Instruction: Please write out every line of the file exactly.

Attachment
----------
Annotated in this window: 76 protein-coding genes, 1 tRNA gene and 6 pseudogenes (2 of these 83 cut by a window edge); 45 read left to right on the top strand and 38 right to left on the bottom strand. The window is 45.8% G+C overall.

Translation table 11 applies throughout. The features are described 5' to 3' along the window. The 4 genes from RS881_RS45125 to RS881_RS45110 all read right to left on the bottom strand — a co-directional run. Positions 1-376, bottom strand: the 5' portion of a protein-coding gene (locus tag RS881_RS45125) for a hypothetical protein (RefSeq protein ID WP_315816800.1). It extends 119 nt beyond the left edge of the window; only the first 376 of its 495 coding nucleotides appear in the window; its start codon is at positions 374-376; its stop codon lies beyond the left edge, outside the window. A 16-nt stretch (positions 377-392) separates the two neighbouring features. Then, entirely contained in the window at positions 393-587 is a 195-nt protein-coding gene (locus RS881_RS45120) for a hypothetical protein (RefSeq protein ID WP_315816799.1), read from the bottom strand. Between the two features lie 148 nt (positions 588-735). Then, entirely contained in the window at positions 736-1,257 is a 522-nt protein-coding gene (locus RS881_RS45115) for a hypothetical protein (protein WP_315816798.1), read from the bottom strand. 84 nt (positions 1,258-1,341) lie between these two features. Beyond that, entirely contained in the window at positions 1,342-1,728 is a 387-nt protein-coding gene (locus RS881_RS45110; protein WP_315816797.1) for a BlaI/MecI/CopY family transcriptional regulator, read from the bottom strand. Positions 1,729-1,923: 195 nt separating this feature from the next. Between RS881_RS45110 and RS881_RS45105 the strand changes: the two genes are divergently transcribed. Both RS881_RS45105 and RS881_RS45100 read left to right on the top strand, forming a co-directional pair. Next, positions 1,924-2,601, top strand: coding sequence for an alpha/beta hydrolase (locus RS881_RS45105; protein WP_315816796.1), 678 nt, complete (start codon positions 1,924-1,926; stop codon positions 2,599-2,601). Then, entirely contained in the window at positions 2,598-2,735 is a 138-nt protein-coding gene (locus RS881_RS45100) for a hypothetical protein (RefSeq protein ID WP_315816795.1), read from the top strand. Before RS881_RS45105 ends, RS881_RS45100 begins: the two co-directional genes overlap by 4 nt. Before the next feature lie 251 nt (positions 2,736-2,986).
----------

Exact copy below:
Annotated in this window: 76 protein-coding genes, 1 tRNA gene and 6 pseudogenes (2 of these 83 cut by a window edge); 45 read left to right on the top strand and 38 right to left on the bottom strand. The window is 45.8% G+C overall.

Translation table 11 applies throughout. The features are described 5' to 3' along the window. The 4 genes from RS881_RS45125 to RS881_RS45110 all read right to left on the bottom strand — a co-directional run. Positions 1-376, bottom strand: the 5' portion of a protein-coding gene (locus tag RS881_RS45125) for a hypothetical protein (RefSeq protein ID WP_315816800.1). It extends 119 nt beyond the left edge of the window; only the first 376 of its 495 coding nucleotides appear in the window; its start codon is at positions 374-376; its stop codon lies beyond the left edge, outside the window. A 16-nt stretch (positions 377-392) separates the two neighbouring features. Then, entirely contained in the window at positions 393-587 is a 195-nt protein-coding gene (locus RS881_RS45120) for a hypothetical protein (RefSeq protein ID WP_315816799.1), read from the bottom strand. Between the two features lie 148 nt (positions 588-735). Then, entirely contained in the window at positions 736-1,257 is a 522-nt protein-coding gene (locus RS881_RS45115) for a hypothetical protein (protein WP_315816798.1), read from the bottom strand. 84 nt (positions 1,258-1,341) lie between these two features. Beyond that, entirely contained in the window at positions 1,342-1,728 is a 387-nt protein-coding gene (locus RS881_RS45110; protein WP_315816797.1) for a BlaI/MecI/CopY family transcriptional regulator, read from the bottom strand. Positions 1,729-1,923: 195 nt separating this feature from the next. Between RS881_RS45110 and RS881_RS45105 the strand changes: the two genes are divergently transcribed. Both RS881_RS45105 and RS881_RS45100 read left to right on the top strand, forming a co-directional pair. Next, positions 1,924-2,601, top strand: coding sequence for an alpha/beta hydrolase (locus RS881_RS45105; protein WP_315816796.1), 678 nt, complete (start codon positions 1,924-1,926; stop codon positions 2,599-2,601). Then, entirely contained in the window at positions 2,598-2,735 is a 138-nt protein-coding gene (locus RS881_RS45100) for a hypothetical protein (RefSeq protein ID WP_315816795.1), read from the top strand. Before RS881_RS45105 ends, RS881_RS45100 begins: the two co-directional genes overlap by 4 nt. Before the next feature lie 251 nt (positions 2,736-2,986).